The objective of the present paper is to investigate the overall impact performance of various riot helmets in a comparative study. The National Institute of Justice (NIJ-0104.02) and the Canadian Standards Association (CSA-Z611-02) standards regulate the use of riot helmets in North America. Both sets of standards have a number of requirements for impact performance. Impact tests carried out with the use of a drop tower apparatus compliant with NIJ test protocols demonstrated large differences in impact attenuation level among the helmets from six manufacturers in terms of frontal and lateral impacts to the shell, and face-shield deflection. For instance, the impact energy yielding a head form acceleration of 300 g’s was measured for each helmet for frontal impacts on the helmet shell. Values ranging from 69 J up to 171 J were obtained. The energy levels of typical crowd-control threats, e.g., baton blows and projectiles, were quantified and compared with the impact energy values used in the standards. It is observed that the NIJ face-shield deflection requirement is low as compared to actual riot threats, whereas the CSA requirements are more in line with these threats. A novel method was devised to objectively assign a global impact performance score to each helmet. This method takes into account the frontal and lateral impacts to the shell as well as the face-shield deflection tests. It is based on the directional origin of the threat and the geometry of the helmets (frontal percentage area of the visor). From these global performance scores, it is possible to obtain a ranking of the various riot helmets used in the present comparative study. Based on the analysis of the global scores, it was found that appropriate protection of the face (through an impact resistant visor) is the key feature for a helmet that will be used in riot environments.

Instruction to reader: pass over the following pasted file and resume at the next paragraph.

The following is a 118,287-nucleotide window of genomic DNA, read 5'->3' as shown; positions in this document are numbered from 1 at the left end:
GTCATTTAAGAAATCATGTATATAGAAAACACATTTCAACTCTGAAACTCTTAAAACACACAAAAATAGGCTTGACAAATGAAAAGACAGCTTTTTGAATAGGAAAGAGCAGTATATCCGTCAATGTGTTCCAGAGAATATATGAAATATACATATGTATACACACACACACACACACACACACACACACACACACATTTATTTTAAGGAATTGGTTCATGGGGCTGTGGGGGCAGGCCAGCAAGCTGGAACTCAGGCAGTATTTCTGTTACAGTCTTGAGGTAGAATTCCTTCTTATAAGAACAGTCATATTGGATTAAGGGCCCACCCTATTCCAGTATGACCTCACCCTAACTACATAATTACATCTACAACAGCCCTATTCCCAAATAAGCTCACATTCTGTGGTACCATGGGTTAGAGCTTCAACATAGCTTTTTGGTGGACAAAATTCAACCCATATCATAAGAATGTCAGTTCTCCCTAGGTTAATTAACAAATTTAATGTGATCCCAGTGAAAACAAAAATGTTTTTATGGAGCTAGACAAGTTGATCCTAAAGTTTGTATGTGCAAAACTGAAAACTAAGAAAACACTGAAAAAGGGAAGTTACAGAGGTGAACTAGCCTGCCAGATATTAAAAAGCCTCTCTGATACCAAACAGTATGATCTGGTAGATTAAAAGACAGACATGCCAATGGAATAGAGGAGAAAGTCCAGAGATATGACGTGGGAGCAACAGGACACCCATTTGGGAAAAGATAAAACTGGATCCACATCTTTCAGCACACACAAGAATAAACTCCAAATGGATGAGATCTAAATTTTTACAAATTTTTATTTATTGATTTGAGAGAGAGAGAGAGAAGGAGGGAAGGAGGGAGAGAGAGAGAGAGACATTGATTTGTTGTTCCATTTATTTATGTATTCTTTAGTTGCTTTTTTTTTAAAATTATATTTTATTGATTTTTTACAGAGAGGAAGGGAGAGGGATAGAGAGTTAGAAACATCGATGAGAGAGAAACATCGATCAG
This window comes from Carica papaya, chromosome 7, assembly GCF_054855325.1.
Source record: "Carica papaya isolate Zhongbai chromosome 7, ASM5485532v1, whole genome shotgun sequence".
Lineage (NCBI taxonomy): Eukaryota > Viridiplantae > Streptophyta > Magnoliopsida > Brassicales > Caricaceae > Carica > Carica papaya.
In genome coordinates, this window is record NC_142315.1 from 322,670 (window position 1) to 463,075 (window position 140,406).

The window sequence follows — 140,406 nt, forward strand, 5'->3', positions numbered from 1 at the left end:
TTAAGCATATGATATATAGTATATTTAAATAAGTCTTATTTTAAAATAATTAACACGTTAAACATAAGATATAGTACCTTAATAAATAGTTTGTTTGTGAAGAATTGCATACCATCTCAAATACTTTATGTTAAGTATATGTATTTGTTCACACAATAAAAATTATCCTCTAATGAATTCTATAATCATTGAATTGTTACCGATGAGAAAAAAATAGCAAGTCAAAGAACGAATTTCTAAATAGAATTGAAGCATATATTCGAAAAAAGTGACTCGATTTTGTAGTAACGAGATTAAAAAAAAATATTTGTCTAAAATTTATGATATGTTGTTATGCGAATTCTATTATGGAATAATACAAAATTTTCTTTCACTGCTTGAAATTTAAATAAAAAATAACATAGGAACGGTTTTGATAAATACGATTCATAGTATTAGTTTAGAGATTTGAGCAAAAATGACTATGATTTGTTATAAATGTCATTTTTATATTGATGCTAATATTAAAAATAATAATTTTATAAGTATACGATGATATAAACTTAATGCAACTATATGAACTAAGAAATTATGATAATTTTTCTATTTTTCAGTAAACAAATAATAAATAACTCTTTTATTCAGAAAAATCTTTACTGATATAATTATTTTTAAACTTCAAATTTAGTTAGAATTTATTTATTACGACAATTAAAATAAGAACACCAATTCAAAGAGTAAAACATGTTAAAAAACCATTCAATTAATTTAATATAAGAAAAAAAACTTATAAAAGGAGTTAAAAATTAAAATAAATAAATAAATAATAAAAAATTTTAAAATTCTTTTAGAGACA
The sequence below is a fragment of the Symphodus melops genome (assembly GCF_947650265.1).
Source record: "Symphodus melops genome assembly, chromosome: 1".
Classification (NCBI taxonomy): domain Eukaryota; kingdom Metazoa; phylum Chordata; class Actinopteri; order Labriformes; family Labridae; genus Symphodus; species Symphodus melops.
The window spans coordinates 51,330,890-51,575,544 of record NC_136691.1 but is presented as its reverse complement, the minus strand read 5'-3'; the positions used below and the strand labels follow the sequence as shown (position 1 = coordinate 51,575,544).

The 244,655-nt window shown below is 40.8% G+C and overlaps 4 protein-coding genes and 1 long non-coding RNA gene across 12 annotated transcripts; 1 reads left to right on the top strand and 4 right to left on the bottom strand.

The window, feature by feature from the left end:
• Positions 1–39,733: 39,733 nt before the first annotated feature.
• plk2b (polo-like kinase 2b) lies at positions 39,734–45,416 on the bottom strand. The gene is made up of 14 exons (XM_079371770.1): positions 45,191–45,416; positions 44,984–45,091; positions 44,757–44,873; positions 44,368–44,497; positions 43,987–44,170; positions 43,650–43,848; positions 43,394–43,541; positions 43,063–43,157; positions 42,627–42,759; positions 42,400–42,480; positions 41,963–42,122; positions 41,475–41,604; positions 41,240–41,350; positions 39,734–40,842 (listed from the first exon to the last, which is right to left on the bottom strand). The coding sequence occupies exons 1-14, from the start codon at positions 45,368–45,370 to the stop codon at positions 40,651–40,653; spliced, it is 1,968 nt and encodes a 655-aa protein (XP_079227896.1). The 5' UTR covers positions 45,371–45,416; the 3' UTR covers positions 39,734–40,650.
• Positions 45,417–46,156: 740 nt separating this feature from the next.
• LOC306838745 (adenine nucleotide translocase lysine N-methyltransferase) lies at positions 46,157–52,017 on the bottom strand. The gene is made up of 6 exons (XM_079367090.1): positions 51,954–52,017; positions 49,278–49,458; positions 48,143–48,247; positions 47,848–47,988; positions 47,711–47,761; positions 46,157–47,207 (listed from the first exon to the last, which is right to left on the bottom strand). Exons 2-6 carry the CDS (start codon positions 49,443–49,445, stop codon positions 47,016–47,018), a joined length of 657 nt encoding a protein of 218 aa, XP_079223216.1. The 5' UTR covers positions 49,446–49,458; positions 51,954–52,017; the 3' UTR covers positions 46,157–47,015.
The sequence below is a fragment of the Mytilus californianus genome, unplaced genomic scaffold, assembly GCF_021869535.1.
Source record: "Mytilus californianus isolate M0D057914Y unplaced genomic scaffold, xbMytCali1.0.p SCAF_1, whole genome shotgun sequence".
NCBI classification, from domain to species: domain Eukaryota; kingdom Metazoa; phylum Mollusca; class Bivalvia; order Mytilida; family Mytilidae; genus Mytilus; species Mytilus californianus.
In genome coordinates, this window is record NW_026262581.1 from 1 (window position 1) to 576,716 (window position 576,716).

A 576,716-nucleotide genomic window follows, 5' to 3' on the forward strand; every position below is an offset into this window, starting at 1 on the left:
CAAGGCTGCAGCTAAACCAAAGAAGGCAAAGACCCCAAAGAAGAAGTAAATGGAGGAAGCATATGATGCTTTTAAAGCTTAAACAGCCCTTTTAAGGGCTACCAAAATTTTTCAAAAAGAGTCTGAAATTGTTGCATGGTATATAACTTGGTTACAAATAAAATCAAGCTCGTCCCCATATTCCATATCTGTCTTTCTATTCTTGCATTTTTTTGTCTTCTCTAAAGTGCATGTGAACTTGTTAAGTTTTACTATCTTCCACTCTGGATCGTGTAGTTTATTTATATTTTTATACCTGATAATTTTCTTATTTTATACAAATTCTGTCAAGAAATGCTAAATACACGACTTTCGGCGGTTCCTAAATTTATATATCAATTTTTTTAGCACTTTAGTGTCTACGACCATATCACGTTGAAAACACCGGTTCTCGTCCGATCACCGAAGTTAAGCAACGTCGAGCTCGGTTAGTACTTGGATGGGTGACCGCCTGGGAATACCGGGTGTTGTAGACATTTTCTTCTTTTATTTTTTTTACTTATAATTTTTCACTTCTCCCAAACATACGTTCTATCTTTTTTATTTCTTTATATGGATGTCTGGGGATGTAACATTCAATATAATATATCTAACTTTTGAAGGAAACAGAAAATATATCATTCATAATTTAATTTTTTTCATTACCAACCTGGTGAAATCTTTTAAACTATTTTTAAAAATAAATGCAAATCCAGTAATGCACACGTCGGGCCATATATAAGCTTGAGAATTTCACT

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Vincent Chabroux, Caroline Barelle and Daniel Favier

The present work is focused on the aerodynamic study of different parameters, including both the posture of a cyclist’s upper limbs and the saddle position, in time trial (TT) stages. The aerodynamic influence of a TT helmet large visor is also quantified as a function of the helmet inclination. Experiments conducted in a wind tunnel on nine professional cyclists provided drag force and frontal area measurements to determine the drag force coefficient. Data statistical analysis clearly shows that the hands positioning on shifters and the elbows joined together are significantly reducing the cyclist drag force. Concerning the saddle position, the drag force is shown to be significantly increased (about 3%) when the saddle is raised. The usual helmet inclination appears to be the inclination value minimizing the drag force. Moreover, the addition of a large visor on the helmet is shown to provide a drag coefficient reduction as a function of the helmet inclination. Present results indicate that variations in the TT cyclist posture, the saddle position and the helmet visor can produce a significant gain in time (up to 2.2%) during stages.

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Cynthia J. Wright, Nico G. Silva, Erik E. Swartz and Brent L. Arnold

possible airway obstruction, amongst other pathologies. 1 , 2 In the event of injury, protective equipment (e.g., helmet, shoulder pads) can pose a barrier to effective emergency care. 3 – 5 Thus, due to the risks of the sport and potential for equipment to inhibit care, athletic trainers responsible for

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Douglas M. Kleiner

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Erik E. Swartz

Column-editor : Michael G. Dolan

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Charles P. Gallmeier